After two decades of setbacks, relief at last for residents in oldest district
Insufficient population, high costs and a reclamation dispute had once been the major stumbling blocks for a rail extension into the island's oldest district.
The calls for the extension date back to 1985, when the Hong Kong Island Line opened.
Residents were denied access to rail services because of planning guidelines that said a rail would be built only when the area population reached 500,000. Although the threshold was lowered to 300,000, the district still failed to get what it wanted, having a population of about 270,000.
At one point, the government hoped a massive reclamation project on Green Island would justify extending the rail service. But the project was scrapped because of a property market slump and opposition to harbour reclamation.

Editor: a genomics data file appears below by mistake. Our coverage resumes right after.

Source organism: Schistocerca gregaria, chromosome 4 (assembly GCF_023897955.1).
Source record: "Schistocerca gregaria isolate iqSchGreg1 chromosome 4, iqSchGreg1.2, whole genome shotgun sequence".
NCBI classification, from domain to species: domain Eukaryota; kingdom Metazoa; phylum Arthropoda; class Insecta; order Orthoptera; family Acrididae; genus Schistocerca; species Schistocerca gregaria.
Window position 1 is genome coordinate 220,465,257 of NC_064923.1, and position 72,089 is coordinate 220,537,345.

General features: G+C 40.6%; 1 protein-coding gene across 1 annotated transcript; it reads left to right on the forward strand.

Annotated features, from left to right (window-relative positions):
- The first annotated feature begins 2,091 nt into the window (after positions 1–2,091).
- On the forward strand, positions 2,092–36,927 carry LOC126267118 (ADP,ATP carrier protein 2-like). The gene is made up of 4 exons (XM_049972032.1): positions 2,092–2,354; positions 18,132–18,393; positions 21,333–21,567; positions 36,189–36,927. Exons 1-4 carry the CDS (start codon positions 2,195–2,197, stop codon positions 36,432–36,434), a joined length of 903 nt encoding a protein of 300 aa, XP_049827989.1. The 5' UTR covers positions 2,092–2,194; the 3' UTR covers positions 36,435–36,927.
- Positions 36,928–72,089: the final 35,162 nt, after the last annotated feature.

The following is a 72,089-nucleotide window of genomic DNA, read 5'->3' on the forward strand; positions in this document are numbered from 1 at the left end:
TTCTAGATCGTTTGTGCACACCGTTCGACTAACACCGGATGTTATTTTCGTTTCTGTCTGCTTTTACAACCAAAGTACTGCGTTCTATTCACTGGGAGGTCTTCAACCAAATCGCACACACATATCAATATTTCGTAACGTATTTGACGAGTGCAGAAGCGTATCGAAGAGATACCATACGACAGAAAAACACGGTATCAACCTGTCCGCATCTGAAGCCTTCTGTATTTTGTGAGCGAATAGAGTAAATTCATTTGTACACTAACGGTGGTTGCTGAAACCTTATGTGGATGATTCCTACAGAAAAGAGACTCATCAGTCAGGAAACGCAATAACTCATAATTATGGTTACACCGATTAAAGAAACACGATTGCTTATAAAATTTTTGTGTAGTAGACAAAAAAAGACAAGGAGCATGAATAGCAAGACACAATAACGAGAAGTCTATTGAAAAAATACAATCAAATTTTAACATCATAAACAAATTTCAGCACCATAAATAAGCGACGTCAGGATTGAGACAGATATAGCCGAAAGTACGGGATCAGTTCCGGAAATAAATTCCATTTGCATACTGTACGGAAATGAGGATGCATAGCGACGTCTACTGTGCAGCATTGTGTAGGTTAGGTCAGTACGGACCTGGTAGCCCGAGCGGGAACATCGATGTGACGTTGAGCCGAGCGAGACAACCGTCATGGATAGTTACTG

Hope resurfaced in 2000 when the second railway development study listed the West Island Line together with the South Island Line in a blueprint for rail extension. But subsequent plans by the MTR Corp had to be modified in view of costs and local district development plans.
The original proposal of developing a rail loop linking Western and Southern districts was scrapped, and the two projects were delinked.
In 2005 the government finally approved the project, but the MTR Corp found it difficult to finance it without government funding or being given property development rights in Ka Wai Man Road. The government eventually agreed to inject HK$6 billion instead of offering the land to the rail operator.